NSRI Pink Rescue Buoys win International Award

NSRI Pink Rescue Buoys win International Award for Innovation and Technology

The NSRI’s Pink Rescue Buoys won the 2018 IMRF (International Maritime Rescue Federation) award for Innovation and Technology at a prestigious gala dinner in Norway on Thursday night, 08th November.

NSRI head of Drowning Prevention, Andrew Ingram was present at the awards ceremony as a guest of IMRF to receive the award. Today he is invited to present the South African born campaign to the IMRF Europe’s annual meeting. 

Journalist and author Gordon Drydon once said “An idea is a new combination of old elements.”  The Pink Rescue Buoy project is exactly that.  There is a clear pattern where people are drowning because of a lack of flotation. The typical scenario is that someone is in difficulty in the water and a well meaning bystander goes in to help. Tragically the “helper” is usually the person who may be most likely to drown.

Flotation on beaches were a common site where Life Rings were placed at the waters edge at beaches, swimming pools and canals. But this practice died out.

Concerned about the rate of drowning, NSRI – a search and rescue organisation, stepped forward to initiate a series of preventative campaigns. This new unit is headed by Andrew Ingram.

Rescues world wide use torpedo buoy flotation, these buoys are affordable and effective. The idea was to then make these available as public rescue devises. 

Theft was raised as the biggest challenge when presenting the idea. The concept of a unique colour coupled with the need for them to be highly visible in the surf resulted in the signature luminous pink.

Known drowning hot spots were identified, sponsors were found and a pilot project was launched.

12 months later we have 300 installations around the country, and while theft has hovered between 8 and 18%, most importantly 15 lives have been saved.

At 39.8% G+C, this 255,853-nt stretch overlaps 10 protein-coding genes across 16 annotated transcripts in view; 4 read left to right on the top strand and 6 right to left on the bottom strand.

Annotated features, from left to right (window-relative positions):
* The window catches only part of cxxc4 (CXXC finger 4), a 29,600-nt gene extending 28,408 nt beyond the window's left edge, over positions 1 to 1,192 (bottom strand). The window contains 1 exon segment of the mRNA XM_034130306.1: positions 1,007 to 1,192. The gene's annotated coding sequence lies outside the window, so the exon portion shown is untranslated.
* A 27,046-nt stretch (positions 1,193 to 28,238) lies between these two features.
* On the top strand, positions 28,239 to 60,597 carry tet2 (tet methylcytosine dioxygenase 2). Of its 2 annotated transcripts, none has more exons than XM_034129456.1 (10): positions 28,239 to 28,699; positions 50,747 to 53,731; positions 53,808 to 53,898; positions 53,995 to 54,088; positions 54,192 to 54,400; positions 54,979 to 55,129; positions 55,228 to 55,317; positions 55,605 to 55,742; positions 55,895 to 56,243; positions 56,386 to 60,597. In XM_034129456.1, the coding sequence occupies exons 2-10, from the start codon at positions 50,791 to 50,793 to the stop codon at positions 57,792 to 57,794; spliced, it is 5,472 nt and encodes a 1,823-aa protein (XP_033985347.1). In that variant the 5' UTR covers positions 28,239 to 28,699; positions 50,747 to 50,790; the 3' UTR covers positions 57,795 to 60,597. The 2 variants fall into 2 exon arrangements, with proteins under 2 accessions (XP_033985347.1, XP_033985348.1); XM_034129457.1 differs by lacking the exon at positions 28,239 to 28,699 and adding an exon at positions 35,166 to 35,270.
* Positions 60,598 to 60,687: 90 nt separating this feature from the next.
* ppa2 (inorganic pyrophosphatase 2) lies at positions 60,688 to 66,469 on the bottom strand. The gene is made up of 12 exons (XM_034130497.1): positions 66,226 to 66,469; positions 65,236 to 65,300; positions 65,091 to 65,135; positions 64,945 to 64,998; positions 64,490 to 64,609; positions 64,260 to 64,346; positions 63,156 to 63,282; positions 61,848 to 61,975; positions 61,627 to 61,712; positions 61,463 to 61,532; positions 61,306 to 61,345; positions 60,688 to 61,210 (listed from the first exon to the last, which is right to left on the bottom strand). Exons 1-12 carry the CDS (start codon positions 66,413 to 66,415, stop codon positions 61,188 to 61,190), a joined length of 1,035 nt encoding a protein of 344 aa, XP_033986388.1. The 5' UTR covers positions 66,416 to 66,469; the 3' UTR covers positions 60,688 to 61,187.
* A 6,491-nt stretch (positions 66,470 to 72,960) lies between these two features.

The next step is to make this pervasive across all beaches and beside all water bodies. Through partnerships and community buy-in this is possible.

“It is a great honour for our team which has worked on the Pink Rescue Buoy project over the past year to be recognised by the IMRF, said Andrew Ingram, Head of NSRI Drowning Prevention. The spotlight is now firmly on Public Rescue Devices, and effective rip current education. We hope that this combination will help to reduce rip current and failed peer rescue drownings around the globe”, said Ingram. 

NSRI Pink Rescue Buoys 12 months on

15 people rescued in 12 months as communities embrace the Pink Buoy initiative

In November 2017, NSRI launched the Pink Rescue Buoy programme. The intention is to provide easily accessible emergency flotation at drowning hot spots.

Beaches initially targeted were: Wilderness, Plettenberg Bay, Dappat se Gat, Strand and Monwabisi. As funding came in, more buoys were deployed. To date 300 buoys have been installed around the coastline and at rivers, dams and swimming pools.

One year later NSRI report a resounding success. 15 people have been rescued in a 12 month period.

Not only has the programme gained wide support locally, it has also attracted international interest and this month we attend the International Maritime Rescue Federation (IMRF) awards ceremony in Norway, where the NSRI Pink Rescue Buoy project is a finalist in the category Innovation and Technology.

Despite initial concern that these buoys would be stolen, for the most part of the year we ran at less than 10% being stolen, peaking at 22% being stolen.  Many of the buoys that had been taken were soon returned, fuelling our belief that awareness and community buy-in are critical to the success of the programme. 

Sadly at Strand Beach we have had repeated theft of buoys at 5 sites along that 2km stretch of coastline (from Mostertsbaai to The Pipe).  Despite local sponsorship and an extensive media and social media campaign, theft of the Pink Buoys in the Strand left us with no other alternative but to withdraw the Pink Rescue Buoys from this area. This was not an easy decision. This is a known drowning hot spot and we remain extremely concerned about this area as the festive season approaches.